Dense RGB-D Mapping
In recent work with , myself, , and we perform RGB-D SLAM with both local and large-scale loop-closures where a dense surfel-map is aligned and deformed in real-time, in order to continuously improve the reconstruction consistency.
As an extension, we also propose to use inertial measurements in the tracking step of ElasticFusion, which can be combined in a probabilistally meaningful way with photometric and geometric cost terms. Similarly, as the availability of acceleration measurements renders the gravity direction globally observable, we may include additional (soft) constraints in the map deformations, such that they remain consistent with gravity.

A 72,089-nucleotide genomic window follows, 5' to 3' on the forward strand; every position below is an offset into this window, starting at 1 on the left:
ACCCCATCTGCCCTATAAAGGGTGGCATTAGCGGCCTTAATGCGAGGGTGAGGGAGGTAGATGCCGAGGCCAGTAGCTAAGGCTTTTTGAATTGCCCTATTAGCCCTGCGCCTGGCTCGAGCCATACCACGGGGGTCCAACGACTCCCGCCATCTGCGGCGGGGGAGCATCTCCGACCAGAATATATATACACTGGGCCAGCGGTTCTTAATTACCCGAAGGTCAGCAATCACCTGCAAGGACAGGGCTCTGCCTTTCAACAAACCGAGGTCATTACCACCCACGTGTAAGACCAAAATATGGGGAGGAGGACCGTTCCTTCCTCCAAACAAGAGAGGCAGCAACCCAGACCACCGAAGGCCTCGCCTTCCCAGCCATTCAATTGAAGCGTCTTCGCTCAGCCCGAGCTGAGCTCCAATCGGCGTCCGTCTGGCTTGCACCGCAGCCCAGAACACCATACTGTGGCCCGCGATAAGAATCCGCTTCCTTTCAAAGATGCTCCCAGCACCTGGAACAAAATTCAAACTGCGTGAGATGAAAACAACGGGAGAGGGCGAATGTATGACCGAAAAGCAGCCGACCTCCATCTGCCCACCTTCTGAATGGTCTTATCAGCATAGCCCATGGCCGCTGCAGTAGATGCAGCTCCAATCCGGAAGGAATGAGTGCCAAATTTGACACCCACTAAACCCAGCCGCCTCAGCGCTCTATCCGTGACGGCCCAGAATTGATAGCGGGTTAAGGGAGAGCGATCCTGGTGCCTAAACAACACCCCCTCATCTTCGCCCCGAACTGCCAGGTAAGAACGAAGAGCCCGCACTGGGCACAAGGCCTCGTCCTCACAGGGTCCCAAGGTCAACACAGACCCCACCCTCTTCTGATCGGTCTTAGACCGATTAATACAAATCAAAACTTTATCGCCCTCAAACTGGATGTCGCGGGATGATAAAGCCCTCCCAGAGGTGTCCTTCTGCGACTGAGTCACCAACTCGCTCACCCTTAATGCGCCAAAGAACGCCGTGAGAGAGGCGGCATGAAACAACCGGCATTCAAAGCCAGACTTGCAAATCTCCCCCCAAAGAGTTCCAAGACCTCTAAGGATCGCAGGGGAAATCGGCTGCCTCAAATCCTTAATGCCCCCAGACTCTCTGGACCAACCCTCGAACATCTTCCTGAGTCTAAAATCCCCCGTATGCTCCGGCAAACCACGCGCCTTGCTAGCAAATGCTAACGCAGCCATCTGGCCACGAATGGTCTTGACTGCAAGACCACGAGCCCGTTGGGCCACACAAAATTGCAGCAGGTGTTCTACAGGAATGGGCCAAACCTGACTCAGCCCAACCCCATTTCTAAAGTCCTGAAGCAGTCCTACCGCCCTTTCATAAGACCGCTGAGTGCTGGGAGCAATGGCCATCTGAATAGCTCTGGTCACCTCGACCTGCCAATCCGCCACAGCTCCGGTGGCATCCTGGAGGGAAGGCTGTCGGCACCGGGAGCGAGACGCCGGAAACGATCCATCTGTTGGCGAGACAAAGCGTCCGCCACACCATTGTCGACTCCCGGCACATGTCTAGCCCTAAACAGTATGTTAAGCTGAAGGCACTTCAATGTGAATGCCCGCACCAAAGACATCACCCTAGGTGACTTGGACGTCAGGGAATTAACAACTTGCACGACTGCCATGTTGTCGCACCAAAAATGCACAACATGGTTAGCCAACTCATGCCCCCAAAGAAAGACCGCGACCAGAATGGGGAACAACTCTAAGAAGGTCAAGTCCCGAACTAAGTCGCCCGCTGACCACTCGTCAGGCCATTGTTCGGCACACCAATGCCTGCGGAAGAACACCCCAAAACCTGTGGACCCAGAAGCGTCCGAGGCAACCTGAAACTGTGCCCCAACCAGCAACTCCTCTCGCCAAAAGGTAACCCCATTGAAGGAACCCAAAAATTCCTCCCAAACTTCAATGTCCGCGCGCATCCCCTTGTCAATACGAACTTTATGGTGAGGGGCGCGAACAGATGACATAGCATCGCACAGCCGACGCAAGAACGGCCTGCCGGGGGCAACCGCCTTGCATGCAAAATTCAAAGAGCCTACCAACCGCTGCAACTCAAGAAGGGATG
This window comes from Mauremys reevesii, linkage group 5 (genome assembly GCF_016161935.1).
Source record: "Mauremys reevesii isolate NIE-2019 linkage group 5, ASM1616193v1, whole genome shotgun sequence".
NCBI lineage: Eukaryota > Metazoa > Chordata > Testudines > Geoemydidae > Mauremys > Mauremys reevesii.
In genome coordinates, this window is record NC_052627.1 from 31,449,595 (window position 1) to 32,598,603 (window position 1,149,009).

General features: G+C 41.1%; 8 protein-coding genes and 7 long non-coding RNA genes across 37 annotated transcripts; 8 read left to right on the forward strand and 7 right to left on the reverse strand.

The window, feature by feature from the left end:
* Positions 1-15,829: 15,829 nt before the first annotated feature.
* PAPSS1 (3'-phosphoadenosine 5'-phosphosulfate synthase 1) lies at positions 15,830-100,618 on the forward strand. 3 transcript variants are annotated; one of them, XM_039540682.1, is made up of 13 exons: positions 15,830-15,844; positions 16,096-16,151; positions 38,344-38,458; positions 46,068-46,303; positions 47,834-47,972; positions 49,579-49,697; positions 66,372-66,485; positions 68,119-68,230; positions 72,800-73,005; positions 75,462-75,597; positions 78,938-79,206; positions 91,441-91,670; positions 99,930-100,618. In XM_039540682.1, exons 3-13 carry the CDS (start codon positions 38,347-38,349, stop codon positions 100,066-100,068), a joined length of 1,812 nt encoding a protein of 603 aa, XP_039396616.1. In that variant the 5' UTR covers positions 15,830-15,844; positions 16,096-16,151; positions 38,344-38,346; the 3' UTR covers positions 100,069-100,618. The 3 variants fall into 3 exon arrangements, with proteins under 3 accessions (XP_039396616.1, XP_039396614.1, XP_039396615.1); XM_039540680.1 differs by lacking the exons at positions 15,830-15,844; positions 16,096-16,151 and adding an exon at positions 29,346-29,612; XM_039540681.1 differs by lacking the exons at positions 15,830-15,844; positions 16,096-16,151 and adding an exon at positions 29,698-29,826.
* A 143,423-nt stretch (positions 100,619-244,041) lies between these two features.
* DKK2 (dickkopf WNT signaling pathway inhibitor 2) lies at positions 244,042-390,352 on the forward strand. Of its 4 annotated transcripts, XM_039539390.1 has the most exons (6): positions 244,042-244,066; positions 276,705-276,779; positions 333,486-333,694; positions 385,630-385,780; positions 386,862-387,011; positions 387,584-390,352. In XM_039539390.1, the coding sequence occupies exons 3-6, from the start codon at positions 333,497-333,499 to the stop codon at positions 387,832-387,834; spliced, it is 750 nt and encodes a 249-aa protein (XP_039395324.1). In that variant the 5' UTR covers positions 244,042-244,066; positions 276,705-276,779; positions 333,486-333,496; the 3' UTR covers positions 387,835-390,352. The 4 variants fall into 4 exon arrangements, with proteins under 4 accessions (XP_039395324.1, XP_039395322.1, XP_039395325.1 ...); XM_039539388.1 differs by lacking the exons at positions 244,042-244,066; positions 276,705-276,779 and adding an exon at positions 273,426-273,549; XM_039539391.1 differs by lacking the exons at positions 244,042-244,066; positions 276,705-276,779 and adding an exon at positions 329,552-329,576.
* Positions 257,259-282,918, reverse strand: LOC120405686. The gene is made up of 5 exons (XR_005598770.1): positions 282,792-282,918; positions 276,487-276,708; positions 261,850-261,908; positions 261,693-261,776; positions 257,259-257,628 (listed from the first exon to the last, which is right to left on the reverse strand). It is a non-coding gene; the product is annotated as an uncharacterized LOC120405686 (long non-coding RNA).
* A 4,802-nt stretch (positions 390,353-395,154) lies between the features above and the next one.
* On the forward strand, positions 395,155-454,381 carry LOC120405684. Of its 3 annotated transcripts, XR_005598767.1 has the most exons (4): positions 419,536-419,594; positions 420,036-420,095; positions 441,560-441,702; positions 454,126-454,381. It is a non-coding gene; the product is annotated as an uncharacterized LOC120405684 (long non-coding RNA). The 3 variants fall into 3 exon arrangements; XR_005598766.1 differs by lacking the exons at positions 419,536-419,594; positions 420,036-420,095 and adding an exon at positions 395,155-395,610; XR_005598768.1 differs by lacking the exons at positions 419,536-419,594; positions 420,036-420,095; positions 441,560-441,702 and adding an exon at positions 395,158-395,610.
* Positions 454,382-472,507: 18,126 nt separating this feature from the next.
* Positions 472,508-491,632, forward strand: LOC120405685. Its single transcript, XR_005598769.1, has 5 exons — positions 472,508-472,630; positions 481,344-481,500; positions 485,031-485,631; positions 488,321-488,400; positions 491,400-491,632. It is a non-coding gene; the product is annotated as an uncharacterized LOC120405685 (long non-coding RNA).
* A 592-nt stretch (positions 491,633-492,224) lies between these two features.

- Emanuele Vespa (Performance Optimisation Group)
- Marius Grimm
- Nikolay Nikolov
- Prof. Paul Kelly (Performance Optimisation Group)
- Tristan Laidlow (Dyson Robotics Lab)
- Prof. Andrew Davison
Multi Level-of-Detail Reconstruction from Monocular SLAM
In dense mapping, we would like to reconstruct fine details, when the camera is close to structure, but maintain the ability to map more corsely, when it’s far away. We are thus working on efficient, probabilistic methods to maintain multiple levels of details, e.g. in a height-map reconstruction that is obtained using a sparse monocular SLAM algorithm for camera tracking paired with multi-view depth map reconstructions that are then used for map fusion.